Today’s Headlines for Tuesday, February 9

  • Active Trans Provides More Arguments Against Widening the Stevenson
  • …While MPC Discusses Why They’re Supporting the Plan
  • Researchers Who Studied Chicago Bikeways Argue Sharrows May Be Counterproductive (CityLab)
  • Cyclist Who Suffered Skull Fractures in Logan Crash Has Made a Full Recovery (The Chainlink)
  • DNA Readers Respond to Photo Project Highlighting Red Line’s Black/White Divide
  • CTA Asking People Who Are Riding Trains in a Continuous Loop to Exit & Pay Fare Again (RedEye)
  • Derailment Caused Delays on Metra’s BNSF Line Yesterday (Tribune)
  • 2 Different Alleged DUI Crashes in Riverside 10 Minutes Apart (Tribune)
  • How St. Stanislaus Was Saved From the Wrecking Ball During Kennedy Construction (DNA)
  • Motor Row Streetscape Will Include Gateway Inspired by Vintage Tourism Posters (DNA)
  • Interactive Quiz: Where Do You Prefer to Sit on CTA Trains? (DNA)

Get national headlines at Streetsblog USA

  • Chicagoan

    Really loving the Motor Row streetscape project. That area has a lot of potential, much of it still unrealized. Also like the vintage theme.

  • I looked up the TIF obligations for that project. Over $8 million. I’m not sure what in the project costs that much, and the DNAinfo article doesn’t describe if any of it will be used to make it safer and more pedestrianized on the 5-lane road.

    There’s one rendering, however, that shows a curb extension, so that’s a good thing for walking. But it’s a wide road and people drive very fast.

  • Chicagoan

    It definitely mentions wider sidewalks, so there’s that. And yes, the street is a speedway often times. If TIF money is involved, can the community push for a more complete project?

  • BlueFairlane

    I don’t see that variable pricing gimmick for the toll lane on 55 working the way Rauner and Co. say it’s going to work. For one thing, congestion is high enough that any lane will clog instantly unless it gets priced something astronomical. But once the price hits that level, traffic will drop precipitously. The cost will then fall, and the lane will clog instantly. Nobody will ever know what they’re paying, and a lot of drivers who should otherwise be watching the bumper in front of them will be squinting to see what the price sign says and doing math. It will be fun to sit somewhere on the shoulder and watch the signs play ping-pong, though.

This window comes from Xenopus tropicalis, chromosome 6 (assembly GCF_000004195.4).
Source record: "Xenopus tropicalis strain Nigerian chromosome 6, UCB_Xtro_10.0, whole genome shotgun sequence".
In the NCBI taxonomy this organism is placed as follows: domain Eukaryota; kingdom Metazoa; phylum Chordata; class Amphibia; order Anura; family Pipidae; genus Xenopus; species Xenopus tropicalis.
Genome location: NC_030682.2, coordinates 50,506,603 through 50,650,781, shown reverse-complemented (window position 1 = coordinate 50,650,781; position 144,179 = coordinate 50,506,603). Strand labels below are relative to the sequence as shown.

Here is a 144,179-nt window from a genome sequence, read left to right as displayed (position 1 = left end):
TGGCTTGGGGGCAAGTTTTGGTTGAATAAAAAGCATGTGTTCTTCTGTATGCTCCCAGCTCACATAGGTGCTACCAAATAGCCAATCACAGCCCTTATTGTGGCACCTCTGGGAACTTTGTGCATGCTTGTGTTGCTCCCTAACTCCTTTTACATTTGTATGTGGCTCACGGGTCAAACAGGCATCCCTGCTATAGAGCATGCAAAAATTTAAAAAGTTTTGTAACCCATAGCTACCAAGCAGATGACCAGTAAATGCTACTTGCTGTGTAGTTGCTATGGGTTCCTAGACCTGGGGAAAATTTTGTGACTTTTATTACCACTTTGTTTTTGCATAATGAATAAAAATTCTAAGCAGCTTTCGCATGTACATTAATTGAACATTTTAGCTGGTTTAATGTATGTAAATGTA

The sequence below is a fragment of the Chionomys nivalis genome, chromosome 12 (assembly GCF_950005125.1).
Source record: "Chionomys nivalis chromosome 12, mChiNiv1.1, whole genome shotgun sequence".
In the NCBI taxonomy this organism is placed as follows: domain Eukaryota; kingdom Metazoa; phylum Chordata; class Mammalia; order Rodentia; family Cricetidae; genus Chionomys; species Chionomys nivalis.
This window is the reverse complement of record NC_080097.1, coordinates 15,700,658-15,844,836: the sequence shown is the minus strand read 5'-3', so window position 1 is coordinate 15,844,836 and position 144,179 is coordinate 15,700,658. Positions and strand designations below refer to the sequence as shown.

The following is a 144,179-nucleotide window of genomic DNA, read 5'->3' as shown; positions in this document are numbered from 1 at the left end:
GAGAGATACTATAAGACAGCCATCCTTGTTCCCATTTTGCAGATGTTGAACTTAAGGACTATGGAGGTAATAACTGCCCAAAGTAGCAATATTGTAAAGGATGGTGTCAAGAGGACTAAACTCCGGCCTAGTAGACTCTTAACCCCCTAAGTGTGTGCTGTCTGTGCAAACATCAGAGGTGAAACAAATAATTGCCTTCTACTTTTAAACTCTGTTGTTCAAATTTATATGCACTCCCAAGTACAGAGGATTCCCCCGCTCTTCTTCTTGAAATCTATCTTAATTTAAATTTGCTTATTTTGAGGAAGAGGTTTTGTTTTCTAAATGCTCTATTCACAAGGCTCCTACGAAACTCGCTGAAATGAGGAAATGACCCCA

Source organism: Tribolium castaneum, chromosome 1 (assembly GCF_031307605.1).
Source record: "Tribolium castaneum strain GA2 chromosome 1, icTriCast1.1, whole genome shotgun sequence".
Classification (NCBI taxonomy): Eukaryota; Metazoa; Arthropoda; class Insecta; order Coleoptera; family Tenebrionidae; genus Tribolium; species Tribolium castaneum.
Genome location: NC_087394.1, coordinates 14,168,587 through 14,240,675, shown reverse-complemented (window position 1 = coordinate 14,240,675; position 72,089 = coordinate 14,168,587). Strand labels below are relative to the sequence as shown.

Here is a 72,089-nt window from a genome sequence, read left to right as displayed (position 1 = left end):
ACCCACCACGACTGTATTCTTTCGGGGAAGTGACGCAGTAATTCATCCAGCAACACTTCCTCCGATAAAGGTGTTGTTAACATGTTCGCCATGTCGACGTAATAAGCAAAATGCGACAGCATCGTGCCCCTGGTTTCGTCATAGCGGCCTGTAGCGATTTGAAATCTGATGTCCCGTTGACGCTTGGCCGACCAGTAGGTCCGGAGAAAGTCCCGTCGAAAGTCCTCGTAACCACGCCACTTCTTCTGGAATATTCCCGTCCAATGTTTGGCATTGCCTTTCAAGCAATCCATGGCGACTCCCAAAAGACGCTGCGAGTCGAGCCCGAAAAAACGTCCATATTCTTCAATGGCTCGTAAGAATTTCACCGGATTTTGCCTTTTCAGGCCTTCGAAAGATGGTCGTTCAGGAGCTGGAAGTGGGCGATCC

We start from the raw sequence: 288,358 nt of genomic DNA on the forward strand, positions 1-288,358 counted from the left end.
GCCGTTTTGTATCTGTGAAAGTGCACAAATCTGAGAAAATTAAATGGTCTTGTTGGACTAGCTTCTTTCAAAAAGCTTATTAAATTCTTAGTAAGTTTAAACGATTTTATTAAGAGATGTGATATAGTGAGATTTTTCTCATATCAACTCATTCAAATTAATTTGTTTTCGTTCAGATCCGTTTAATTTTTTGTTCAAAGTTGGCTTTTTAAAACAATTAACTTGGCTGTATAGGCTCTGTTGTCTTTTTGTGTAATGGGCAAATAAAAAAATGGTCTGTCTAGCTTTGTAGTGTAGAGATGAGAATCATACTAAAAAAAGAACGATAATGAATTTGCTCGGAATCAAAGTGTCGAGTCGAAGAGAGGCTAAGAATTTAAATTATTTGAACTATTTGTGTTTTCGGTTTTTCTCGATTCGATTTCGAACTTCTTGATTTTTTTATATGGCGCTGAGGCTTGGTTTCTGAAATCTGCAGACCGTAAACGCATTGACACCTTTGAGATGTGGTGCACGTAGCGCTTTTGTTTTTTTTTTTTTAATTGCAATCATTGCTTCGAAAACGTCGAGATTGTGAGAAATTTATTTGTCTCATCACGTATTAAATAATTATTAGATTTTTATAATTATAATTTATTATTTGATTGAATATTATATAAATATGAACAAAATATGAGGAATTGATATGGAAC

This is just an excuse for an otherwise cash-strapped state to keep expanding highways. They can con everybody into letting them build another lane and funnel some cash to private companies.

  • FPJ

    Well, my understanding is that it has worked elsewhere. I assume they’d do some statistical smoothing on the price changes so that it wouldn’t ping pong all over the place. You are right, though, the toll required to keep it free flowing will be much higher (on a per-mile basis) than any of the Illinois Tollway rates.

    I’d support it if the revenue produced was used to maintain roadways and fund transit alternatives. In a PPP arrangement, it isn’t at all clear that will happen, though….

  • RW

    For what it’s worth, I know that the I-70 express lane in Colorado uses dynamic pricing. I’ve never seen it at the max, but it tops out at $30 for a 13-mile stretch of road. Makes the Tollway looks cheap by comparison.

  • BlueFairlane

    But have these other places where it’s worked already been at such a high level of congestion?

    As far as where the money goes, I think it’s a safe bet that if the politicians–especially these politicians–aren’t clear, then it’s going someplace the public doesn’t want it to go.

  • planetshwoop

    The easiest (and cheapest) way to squeeze capacity from a roadway is carpooling. They looked at (and rejected) an HOV lane some years back. Congestion seems more in line with our tendency to fine/fee everything to avoid any taxes.

    A bigger issue is that Metra coverage in the area is poor. Many people l know in the area drive BC train options are limited.

  • FlamingoFresh

    Down in Florida they are converting all their HOV lanes to HOT (High Occupancy Toll) lanes because of the under utilization of these lanes, due to the fact that no one cares to attempt to car pool. The district figured they’d get more lane utilization, as well as money, if they started charging these lanes.

    Everyone has a price both in traffic delay and money. You experiment with different rates to charge the divers to find an equilibrium where there is enough ridership in these toll lanes that it’s still a time advantage over the regular lanes but doesn’t reach over capacity due to the low fare.

    In order to promote and transition towards a public transit (mass transit) system, cities will need to overtime start tolling roadways within the downtown to force the car owning drivers out of their cars and into public transportation. If you think about it, the less cars on the road leads to less congestion which leads to more efficient public transit due to less vehicles on the road. From there the needs of any additional infrastructure can be determined based off of the “new roadway environment”